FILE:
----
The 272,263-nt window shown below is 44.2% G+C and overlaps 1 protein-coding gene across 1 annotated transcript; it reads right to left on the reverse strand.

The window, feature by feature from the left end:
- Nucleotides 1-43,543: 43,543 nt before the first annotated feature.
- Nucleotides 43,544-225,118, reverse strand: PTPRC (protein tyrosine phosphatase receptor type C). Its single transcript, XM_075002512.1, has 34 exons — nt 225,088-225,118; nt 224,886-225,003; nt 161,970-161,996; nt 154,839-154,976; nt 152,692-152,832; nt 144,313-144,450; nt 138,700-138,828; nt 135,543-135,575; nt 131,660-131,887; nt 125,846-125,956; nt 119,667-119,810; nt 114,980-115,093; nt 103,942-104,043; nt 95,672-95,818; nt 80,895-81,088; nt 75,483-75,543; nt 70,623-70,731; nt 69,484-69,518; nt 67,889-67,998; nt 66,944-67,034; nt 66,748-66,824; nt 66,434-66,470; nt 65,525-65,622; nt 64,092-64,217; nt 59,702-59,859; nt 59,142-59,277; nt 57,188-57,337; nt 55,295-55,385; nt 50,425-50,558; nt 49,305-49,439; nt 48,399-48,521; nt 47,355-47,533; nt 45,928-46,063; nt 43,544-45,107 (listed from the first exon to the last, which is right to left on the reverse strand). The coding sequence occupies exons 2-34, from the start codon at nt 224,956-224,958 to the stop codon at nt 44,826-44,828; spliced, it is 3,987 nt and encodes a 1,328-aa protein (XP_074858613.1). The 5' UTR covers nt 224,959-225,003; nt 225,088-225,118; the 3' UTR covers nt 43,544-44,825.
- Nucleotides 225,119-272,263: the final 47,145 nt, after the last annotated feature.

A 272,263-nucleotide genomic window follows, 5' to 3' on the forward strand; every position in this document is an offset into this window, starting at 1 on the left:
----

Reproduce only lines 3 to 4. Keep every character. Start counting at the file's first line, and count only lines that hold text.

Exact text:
- Nucleotides 1-43,543: 43,543 nt before the first annotated feature.
- Nucleotides 43,544-225,118, reverse strand: PTPRC (protein tyrosine phosphatase receptor type C). Its single transcript, XM_075002512.1, has 34 exons — nt 225,088-225,118; nt 224,886-225,003; nt 161,970-161,996; nt 154,839-154,976; nt 152,692-152,832; nt 144,313-144,450; nt 138,700-138,828; nt 135,543-135,575; nt 131,660-131,887; nt 125,846-125,956; nt 119,667-119,810; nt 114,980-115,093; nt 103,942-104,043; nt 95,672-95,818; nt 80,895-81,088; nt 75,483-75,543; nt 70,623-70,731; nt 69,484-69,518; nt 67,889-67,998; nt 66,944-67,034; nt 66,748-66,824; nt 66,434-66,470; nt 65,525-65,622; nt 64,092-64,217; nt 59,702-59,859; nt 59,142-59,277; nt 57,188-57,337; nt 55,295-55,385; nt 50,425-50,558; nt 49,305-49,439; nt 48,399-48,521; nt 47,355-47,533; nt 45,928-46,063; nt 43,544-45,107 (listed from the first exon to the last, which is right to left on the reverse strand). The coding sequence occupies exons 2-34, from the start codon at nt 224,956-224,958 to the stop codon at nt 44,826-44,828; spliced, it is 3,987 nt and encodes a 1,328-aa protein (XP_074858613.1). The 5' UTR covers nt 224,959-225,003; nt 225,088-225,118; the 3' UTR covers nt 43,544-44,825.